AuSREM: Australian Seismological Reference Model

B. L.N. Kennett, M. Salmon

    Research output: Contribution to journalArticlepeer-review

    41 Citations (Scopus)

    Abstract

    Although Australia has been the subject of a wide range of seismological studies, these have concentrated on specific features of the continent at crustal scales and on the broad-scale features in the mantle. The Australian Seismological Reference Model (AuSREM) is designed to bring together the existing information and provide a synthesis in the form of a 3-D model that can provide the basis for future refinement from more detailed studies. The model is grid based with a 0.5° sampling in latitude and longitude and is designed to be fully interpolable, so that properties can be extracted at any point. The crustal component makes use of prior compilations of sediment thicknesses, with cross-checks against recent reflection profiling, and provides P and S wavespeed distributions through the crust. The primary information for P wavespeed comes from refraction profiles, for S wavespeed from receiver function studies, and we are able to use the results of ambient noise tomography to link the point observations into national coverage. Density values are derived using results from gravity interpretations. AuSREM is able to build on a new map of depth to Moho, which has been created using all available information including Moho picks from over 10 000 km of full crustal profiling across the continent. In the upper mantle, the primary source of information comes from seismic surface wave tomography and a representative model has been developed to capture the features of a range of studies. Body-wave studies and regional tomography provide useful constraints on the relationship between P and S wavespeeds. The mantle model extends beyond the continent and so covers a larger area than for the crust. Below 350 km and in the surrounding area, AuSREM is linked to the S40RTS model. Potential applications of the AuSREM model come through the delineation of major structural features in the crust and mantle, and consequent improvements in, for example, earthquake location within the continent and at the nearby plate boundaries.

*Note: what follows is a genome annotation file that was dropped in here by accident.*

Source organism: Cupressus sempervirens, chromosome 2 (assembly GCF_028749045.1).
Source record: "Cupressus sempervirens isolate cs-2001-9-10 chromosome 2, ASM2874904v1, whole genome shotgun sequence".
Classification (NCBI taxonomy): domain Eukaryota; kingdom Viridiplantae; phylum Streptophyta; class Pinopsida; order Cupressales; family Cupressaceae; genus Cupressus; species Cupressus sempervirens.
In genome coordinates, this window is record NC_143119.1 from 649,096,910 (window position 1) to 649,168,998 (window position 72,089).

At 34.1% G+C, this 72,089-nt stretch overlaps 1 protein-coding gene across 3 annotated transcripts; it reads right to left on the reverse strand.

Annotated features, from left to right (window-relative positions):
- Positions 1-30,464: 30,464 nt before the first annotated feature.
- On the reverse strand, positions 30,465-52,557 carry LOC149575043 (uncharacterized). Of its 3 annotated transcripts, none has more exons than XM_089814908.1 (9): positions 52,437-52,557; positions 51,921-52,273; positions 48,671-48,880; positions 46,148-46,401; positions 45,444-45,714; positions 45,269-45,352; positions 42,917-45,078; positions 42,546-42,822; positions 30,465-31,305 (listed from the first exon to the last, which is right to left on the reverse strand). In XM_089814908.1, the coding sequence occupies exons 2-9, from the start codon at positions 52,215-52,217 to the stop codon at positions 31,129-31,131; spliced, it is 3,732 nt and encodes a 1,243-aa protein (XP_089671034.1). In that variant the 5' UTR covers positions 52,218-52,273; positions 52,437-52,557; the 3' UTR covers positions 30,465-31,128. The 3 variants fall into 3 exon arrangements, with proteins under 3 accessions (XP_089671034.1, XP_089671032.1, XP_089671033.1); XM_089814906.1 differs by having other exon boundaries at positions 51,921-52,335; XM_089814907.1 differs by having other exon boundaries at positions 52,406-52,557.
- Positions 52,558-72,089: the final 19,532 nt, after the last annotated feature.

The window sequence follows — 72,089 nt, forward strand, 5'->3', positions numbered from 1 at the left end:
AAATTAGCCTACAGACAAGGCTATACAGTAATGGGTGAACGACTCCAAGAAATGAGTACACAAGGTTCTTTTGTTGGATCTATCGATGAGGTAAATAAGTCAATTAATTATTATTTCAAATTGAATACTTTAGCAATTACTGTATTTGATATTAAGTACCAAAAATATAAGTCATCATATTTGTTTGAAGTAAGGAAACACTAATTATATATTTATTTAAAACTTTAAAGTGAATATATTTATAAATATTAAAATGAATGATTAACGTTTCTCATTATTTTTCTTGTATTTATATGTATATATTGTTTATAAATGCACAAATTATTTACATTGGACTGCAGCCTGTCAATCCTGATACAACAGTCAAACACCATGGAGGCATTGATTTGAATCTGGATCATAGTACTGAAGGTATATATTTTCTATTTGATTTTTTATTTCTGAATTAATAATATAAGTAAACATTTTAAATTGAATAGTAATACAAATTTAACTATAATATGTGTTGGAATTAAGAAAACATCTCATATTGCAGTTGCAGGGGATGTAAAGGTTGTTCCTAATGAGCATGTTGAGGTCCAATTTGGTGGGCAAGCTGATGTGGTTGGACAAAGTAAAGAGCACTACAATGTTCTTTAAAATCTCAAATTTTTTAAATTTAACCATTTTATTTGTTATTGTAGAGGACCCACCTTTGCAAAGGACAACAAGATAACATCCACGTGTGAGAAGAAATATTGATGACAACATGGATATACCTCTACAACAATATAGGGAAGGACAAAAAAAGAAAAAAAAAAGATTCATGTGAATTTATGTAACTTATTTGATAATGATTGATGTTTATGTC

Original languageEnglish
    Pages (from-to)1091-1103
    Number of pages13
    JournalAustralian Journal of Earth Sciences
    Volume59
    Issue number8
    DOIs
    Publication statusPublished - Dec 2012

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